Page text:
In their analyses of the role of women in politics, political scientists had tended to neglect the family and the labour market, thus ignoring a crucial aspect of women's political activity. Originally published in 1981, this book shows that the family and the labour market are political institutions directly relevant to the distribution of power and to economic and social development. Because the political functions of these two institutions are ignored, political systems are misunderstood with serious consequences for the implementation of policy.
The studies in the book, which relate to widely different political systems and which cross disciplinary boundaries, all concentrate on the crucial activities of women. They serve to increase our understanding of the political implications of the family, of the sexual divisions of both domestic and wage labour and of the role of education in these inequalities at the time. They show the fundamental comparability of the problems posed by patriarchy as well as the diversity of their manifestations in different political and economic systems.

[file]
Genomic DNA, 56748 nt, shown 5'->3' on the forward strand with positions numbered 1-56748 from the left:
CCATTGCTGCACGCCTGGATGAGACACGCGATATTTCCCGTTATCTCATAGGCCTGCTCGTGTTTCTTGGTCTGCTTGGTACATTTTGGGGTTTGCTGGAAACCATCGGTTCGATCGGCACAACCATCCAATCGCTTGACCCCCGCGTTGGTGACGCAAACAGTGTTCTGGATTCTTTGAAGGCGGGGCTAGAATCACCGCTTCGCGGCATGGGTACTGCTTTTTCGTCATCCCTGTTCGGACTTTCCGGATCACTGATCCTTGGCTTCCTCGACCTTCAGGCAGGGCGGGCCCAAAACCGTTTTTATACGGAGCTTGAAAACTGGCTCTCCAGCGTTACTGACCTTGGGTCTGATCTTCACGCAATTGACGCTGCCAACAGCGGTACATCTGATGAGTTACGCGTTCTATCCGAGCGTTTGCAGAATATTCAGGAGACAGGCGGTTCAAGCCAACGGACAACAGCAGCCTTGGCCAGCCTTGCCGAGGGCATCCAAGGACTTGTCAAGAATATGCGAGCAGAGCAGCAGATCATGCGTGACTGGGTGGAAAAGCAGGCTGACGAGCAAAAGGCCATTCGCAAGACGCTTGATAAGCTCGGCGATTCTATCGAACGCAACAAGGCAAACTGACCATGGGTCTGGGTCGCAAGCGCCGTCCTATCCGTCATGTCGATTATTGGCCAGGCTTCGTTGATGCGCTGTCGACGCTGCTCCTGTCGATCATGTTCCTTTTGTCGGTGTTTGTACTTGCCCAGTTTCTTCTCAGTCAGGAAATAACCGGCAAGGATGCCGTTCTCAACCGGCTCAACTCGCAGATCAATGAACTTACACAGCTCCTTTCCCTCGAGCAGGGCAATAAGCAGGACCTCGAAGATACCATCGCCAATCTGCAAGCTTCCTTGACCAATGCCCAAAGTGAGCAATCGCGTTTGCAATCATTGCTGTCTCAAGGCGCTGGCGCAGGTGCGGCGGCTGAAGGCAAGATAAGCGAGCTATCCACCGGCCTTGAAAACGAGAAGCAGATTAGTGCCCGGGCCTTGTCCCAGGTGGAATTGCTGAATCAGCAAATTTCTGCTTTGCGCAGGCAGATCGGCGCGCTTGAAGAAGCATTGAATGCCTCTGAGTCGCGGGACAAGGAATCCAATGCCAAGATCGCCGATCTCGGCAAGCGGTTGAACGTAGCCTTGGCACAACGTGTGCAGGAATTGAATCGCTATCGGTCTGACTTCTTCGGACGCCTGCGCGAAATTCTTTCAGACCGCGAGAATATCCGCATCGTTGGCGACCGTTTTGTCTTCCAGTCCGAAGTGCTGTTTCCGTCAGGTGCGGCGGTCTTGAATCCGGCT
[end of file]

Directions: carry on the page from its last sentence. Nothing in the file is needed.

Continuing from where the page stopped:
Further, the studies show an unexpected dependence of male-dominated institutions, such as the military and high technology, on women's traditional gender roles. Ways of empowering the powerless through law, political activity and employment are also discussed. By extending the scope of discussion, this book is a valuable contribution to our understanding of politics and of the centrality of women to political structures.